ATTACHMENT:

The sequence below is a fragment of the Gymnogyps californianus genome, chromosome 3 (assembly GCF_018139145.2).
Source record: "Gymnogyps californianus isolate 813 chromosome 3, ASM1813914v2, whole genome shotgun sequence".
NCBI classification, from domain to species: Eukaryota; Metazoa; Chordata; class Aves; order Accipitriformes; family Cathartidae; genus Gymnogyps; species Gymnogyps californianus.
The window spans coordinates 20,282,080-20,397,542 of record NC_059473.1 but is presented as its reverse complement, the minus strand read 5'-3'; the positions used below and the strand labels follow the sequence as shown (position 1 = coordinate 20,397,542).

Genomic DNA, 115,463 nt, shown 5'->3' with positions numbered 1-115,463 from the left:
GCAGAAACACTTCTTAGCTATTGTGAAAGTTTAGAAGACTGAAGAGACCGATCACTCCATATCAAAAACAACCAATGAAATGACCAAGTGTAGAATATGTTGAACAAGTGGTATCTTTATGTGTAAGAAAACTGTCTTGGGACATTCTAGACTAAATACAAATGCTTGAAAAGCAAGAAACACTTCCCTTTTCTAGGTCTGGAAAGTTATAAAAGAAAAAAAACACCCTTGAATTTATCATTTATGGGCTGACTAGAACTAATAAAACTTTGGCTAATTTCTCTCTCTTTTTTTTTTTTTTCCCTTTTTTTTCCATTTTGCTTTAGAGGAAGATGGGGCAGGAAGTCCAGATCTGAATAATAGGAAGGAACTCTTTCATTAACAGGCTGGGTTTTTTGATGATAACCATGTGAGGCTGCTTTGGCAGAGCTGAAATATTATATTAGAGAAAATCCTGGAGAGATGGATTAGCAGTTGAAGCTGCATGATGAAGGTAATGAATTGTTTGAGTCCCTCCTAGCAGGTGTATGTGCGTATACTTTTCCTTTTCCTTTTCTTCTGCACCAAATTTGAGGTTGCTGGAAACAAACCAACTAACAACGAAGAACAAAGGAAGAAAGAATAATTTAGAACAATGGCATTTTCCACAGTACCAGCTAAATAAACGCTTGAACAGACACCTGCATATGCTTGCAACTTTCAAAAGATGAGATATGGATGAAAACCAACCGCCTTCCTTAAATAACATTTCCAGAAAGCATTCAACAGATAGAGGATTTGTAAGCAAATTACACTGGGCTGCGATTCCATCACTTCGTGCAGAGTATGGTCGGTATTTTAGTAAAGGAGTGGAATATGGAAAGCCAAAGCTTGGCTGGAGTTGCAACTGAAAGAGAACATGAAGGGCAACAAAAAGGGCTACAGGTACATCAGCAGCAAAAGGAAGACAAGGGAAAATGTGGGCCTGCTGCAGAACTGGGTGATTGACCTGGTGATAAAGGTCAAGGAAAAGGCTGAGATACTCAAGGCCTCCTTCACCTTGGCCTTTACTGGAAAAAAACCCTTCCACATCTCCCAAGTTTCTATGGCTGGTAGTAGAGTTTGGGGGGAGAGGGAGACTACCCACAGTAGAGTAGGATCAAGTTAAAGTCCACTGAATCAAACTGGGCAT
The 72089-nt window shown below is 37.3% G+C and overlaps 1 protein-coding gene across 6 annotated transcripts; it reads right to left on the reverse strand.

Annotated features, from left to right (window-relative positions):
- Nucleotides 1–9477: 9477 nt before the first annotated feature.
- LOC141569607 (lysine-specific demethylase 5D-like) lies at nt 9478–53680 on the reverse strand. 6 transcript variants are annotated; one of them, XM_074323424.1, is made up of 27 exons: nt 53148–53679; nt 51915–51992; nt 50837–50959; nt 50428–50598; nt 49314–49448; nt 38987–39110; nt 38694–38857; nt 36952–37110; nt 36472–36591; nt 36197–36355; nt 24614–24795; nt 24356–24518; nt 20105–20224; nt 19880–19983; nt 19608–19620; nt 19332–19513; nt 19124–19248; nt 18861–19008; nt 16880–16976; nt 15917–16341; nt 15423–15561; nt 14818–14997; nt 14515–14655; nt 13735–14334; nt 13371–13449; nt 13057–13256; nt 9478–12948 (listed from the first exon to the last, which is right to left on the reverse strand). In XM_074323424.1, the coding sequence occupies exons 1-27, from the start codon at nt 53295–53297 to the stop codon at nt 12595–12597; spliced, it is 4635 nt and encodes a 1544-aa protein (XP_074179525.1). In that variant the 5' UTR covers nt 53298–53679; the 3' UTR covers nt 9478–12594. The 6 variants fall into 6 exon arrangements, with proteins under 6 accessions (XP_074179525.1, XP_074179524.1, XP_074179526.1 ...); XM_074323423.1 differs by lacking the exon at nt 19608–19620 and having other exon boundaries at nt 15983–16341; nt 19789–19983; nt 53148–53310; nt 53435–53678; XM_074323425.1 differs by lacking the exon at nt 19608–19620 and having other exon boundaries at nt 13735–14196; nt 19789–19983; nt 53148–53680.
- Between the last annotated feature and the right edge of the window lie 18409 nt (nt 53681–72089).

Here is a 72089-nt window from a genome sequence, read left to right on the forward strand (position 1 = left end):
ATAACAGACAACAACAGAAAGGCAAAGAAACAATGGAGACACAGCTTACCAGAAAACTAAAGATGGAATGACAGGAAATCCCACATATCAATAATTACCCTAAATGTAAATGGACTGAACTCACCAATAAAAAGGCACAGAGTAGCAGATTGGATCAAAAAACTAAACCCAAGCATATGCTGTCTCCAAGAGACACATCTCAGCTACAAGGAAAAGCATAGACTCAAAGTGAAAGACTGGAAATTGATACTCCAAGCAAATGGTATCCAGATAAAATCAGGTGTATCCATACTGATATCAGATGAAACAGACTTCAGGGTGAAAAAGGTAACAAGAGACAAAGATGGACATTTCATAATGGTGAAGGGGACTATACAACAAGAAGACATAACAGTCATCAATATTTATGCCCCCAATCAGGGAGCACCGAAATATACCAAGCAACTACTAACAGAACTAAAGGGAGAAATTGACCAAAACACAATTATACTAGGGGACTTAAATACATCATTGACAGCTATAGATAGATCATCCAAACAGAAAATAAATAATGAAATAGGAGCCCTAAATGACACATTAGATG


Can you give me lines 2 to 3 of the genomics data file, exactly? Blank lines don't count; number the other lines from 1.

Source record: "Gymnogyps californianus isolate 813 chromosome 3, ASM1813914v2, whole genome shotgun sequence".
NCBI classification, from domain to species: Eukaryota; Metazoa; Chordata; class Aves; order Accipitriformes; family Cathartidae; genus Gymnogyps; species Gymnogyps californianus.